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The basics
Study abroad : Once you arrive

How to be an environmentally friendly student?

If you’re looking to live more sustainably, your student years can be the best time to start. Find out how you can live more ecologically conscious as a student.

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There is no denying it. We live in strange times when it comes to global warming and climate change. We have governments and big businesses implementing huge changes that potentially can make a real difference but are also aware of how much more there is to do. Sometimes it's not easy to think about what you as an international student can do. We've got a few ideas.

 

While it’s argued that systemic change far outweighs individual action when it comes to this issue, it’s good to know that our actions do still make a difference. By making small changes in our daily lives, we can reduce our impact on the planet and its resources.

 

As a student, you may be looking forward to living an eco-friendly lifestyle. Studying abroad is likely the first time you are experiencing this much independence, especially after having told your parents you want to study abroad. You’ll be making a lot of your own decisions every day, like getting the balance between socialising and studying right.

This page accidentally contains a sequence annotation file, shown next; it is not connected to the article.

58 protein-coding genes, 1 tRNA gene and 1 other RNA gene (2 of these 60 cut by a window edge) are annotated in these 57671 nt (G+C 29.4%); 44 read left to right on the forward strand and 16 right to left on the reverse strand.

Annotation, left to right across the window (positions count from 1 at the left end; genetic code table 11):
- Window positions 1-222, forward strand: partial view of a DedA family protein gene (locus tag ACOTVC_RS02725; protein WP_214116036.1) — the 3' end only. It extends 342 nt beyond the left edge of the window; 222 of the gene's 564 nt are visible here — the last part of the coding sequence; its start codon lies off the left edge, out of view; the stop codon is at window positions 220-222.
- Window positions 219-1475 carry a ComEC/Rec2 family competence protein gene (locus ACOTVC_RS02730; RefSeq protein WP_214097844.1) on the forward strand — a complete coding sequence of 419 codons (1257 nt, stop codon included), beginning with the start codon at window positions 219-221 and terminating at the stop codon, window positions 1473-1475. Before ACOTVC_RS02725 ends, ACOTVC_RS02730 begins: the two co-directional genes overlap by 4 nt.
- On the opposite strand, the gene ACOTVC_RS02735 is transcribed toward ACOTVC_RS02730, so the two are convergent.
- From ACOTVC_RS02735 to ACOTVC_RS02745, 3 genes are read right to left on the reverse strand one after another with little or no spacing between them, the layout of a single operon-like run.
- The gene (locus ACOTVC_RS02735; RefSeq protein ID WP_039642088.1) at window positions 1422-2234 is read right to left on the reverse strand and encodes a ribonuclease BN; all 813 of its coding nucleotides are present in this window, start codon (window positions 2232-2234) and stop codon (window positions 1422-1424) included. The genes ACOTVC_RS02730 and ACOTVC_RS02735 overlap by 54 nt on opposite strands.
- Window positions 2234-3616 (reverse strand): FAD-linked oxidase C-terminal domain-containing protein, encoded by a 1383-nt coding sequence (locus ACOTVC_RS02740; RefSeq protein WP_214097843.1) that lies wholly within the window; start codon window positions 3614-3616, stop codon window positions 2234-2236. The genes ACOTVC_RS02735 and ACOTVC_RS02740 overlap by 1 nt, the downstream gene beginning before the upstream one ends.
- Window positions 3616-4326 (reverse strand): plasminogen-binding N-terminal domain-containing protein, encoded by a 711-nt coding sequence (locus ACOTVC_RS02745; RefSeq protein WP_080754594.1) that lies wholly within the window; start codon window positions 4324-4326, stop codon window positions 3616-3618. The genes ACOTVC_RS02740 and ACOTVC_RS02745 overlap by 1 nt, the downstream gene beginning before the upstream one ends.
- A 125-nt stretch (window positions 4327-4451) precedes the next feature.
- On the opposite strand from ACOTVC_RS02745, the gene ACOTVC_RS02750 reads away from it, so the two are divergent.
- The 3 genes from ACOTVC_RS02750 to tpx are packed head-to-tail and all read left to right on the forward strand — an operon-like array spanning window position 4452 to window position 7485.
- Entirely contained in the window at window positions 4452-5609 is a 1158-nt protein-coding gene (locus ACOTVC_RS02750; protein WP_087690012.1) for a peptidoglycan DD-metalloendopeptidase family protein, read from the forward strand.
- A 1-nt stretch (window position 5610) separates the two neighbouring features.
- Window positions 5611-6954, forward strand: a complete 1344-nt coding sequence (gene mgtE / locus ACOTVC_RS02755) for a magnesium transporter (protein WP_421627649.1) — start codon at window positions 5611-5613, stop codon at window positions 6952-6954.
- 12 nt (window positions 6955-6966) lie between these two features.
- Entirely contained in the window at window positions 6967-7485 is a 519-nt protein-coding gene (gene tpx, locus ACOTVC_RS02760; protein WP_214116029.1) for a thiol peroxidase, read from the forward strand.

Living more sustainably may not be simple and is different for each person. Something feasible for one person may not be so for another. However, there are three main areas to focus on for leading a more environmentally conscious life. Each area has a different path to explore depending on your circumstances.

 

Check out some of the world's most sustainable universities

 

Reducing your carbon footprint

 

The term “carbon footprint” is used to describe an individual or groups energy usage over a certain period. This can often be heard when climate change or global warming is discussed. However, few people know what their carbon footprint is and what it should be.

 

The average person’s carbon footprint, measured in tons, depends on where you live. Some of the highest carbon footprints are found in the western world. For example, if you live in the UK, you likely average about 10 tons per year, while this would jump to about 16 tons if you are a resident in the US.

 

But what does this look like, and what should it be? It’s estimated that one ton of carbon is the equivalent of someone driving 2,500 miles. While figures differ from study to study, a carbon footprint of under four is thought to be a reasonable target, with two tons being ideal.

 

Compared to other areas of sustainability, your carbon footprint may be hard to visualise. However, it’s one of the easiest ways for you to make a difference. Any time you do something less frequently, you reduce the amount of carbon you use.

 

Simple ways to reduce your carbon footprint include:

 

  • Walking instead of travelling by bus or car when possible
  • Buying fewer newer clothes and opting for second-hand pieces
  • Buying local food
  • Buying food seasonally where possible
  • Incorporating more plant-based meals into your diet
  • Use the technology you own for as long as you can before replacing it

 

Cutting your carbon emissions where possible is a great way to make your student life more planet-friendly. It can also inspire your fellow students to do the same.

 

Considered studying in Sweden? The country is home to some of the top universities focusing on sustainability and the environment.